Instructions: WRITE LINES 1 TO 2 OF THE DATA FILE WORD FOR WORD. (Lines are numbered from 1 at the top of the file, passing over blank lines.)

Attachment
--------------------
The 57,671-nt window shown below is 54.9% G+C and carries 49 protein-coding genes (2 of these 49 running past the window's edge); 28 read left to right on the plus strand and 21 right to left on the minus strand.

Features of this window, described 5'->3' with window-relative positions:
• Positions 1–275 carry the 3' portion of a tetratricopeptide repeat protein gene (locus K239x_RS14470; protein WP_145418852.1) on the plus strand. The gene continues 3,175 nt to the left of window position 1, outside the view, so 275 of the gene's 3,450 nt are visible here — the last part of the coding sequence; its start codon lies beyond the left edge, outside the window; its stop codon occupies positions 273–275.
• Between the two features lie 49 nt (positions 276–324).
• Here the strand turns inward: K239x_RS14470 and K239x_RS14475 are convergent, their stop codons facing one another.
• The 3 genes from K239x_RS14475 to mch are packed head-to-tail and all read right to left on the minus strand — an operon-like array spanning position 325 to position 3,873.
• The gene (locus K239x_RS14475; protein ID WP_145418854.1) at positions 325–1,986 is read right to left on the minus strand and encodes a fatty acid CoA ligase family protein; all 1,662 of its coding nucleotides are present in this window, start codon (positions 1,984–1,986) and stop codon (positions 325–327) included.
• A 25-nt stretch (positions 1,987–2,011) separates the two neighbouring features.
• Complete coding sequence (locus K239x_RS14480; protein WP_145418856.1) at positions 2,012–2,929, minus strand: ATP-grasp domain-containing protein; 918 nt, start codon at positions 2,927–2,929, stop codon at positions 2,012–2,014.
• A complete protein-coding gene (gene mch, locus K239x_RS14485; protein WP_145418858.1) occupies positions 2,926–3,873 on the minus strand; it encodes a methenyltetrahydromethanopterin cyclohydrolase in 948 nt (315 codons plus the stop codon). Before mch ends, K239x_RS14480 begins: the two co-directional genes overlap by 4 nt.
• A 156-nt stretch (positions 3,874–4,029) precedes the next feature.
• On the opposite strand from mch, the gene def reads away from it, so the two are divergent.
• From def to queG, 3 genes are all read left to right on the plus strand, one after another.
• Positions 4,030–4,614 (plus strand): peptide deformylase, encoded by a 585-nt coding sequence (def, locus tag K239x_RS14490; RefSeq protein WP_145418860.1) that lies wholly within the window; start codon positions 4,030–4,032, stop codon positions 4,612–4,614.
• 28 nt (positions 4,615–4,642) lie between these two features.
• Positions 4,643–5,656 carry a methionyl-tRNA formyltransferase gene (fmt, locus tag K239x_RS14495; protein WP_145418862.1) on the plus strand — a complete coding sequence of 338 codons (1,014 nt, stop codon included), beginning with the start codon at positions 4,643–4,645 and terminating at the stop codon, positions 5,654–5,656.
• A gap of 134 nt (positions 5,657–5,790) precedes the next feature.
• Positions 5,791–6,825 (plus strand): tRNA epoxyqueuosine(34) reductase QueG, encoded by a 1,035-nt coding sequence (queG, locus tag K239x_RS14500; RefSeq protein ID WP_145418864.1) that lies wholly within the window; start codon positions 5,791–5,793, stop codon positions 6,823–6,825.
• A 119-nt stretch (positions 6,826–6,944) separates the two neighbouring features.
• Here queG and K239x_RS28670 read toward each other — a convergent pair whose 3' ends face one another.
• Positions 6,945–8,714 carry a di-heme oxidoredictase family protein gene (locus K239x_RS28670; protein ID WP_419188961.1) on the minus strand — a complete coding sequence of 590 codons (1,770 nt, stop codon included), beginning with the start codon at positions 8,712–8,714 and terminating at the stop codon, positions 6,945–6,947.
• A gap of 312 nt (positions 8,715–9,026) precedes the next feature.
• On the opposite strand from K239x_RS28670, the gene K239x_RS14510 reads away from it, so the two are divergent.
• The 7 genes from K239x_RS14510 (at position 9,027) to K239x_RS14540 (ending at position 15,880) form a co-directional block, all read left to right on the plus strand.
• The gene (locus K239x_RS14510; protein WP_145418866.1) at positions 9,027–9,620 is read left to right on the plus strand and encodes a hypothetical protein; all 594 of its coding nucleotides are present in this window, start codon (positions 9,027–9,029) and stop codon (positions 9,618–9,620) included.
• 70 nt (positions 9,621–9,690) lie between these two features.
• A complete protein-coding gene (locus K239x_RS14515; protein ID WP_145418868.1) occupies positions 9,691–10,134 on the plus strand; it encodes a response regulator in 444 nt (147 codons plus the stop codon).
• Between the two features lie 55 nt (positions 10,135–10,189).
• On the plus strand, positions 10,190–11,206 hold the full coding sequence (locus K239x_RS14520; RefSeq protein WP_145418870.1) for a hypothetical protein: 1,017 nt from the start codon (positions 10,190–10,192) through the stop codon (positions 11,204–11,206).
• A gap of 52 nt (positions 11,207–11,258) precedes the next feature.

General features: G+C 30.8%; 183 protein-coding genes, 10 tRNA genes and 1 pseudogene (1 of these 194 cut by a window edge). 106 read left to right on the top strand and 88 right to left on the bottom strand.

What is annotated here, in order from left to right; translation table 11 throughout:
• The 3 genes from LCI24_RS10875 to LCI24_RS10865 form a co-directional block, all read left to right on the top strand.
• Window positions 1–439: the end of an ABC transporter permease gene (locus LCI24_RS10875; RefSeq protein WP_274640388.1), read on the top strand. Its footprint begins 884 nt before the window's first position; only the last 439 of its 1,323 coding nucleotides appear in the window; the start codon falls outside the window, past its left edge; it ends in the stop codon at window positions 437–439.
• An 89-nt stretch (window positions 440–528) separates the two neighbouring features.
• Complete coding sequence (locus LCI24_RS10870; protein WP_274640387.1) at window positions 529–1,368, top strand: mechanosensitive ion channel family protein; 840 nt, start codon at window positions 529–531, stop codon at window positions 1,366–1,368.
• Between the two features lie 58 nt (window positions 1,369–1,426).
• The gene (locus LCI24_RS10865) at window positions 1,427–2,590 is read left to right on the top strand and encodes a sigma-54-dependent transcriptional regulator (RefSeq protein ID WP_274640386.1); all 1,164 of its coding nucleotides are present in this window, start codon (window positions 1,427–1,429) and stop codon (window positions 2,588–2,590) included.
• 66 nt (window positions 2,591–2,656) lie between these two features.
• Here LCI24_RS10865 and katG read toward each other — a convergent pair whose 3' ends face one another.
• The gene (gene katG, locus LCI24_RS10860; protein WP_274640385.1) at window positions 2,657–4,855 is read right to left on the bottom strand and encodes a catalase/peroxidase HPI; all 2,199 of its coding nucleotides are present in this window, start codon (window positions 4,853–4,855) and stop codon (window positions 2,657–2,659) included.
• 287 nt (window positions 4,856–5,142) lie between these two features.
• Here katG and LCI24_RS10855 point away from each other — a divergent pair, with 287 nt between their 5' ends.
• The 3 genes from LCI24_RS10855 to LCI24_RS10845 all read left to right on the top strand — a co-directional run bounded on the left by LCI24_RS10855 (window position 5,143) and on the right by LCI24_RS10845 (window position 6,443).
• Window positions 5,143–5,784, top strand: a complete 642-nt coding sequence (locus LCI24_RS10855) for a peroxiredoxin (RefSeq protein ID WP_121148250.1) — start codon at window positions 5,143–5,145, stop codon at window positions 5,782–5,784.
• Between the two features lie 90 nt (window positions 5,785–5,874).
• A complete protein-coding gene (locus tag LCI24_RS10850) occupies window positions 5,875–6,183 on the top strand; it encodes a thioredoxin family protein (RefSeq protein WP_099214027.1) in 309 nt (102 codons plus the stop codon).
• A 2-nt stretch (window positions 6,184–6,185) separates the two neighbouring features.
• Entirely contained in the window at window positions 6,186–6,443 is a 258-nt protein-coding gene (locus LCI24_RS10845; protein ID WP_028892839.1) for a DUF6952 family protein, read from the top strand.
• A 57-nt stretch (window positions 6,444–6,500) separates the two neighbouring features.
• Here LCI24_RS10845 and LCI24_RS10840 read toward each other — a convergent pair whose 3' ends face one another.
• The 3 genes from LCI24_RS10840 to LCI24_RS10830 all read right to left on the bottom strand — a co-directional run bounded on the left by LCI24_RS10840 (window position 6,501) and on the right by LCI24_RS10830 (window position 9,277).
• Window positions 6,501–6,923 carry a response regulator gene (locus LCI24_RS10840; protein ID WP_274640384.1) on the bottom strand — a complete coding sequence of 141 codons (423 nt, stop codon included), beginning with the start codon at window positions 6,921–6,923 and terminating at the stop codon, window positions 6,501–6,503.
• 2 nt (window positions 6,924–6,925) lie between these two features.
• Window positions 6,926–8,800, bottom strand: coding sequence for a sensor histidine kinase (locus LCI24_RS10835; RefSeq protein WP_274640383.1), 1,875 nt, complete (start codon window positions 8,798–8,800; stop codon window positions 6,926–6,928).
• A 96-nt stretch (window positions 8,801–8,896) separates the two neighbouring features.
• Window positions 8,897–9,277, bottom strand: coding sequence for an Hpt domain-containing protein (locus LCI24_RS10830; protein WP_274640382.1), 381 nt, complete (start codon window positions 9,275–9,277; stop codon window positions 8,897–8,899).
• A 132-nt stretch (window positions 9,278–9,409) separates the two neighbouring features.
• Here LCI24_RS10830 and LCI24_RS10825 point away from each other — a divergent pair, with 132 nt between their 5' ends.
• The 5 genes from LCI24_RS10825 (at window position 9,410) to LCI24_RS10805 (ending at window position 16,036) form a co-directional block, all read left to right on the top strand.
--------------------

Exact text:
The 57,671-nt window shown below is 54.9% G+C and carries 49 protein-coding genes (2 of these 49 running past the window's edge); 28 read left to right on the plus strand and 21 right to left on the minus strand.

Features of this window, described 5'->3' with window-relative positions: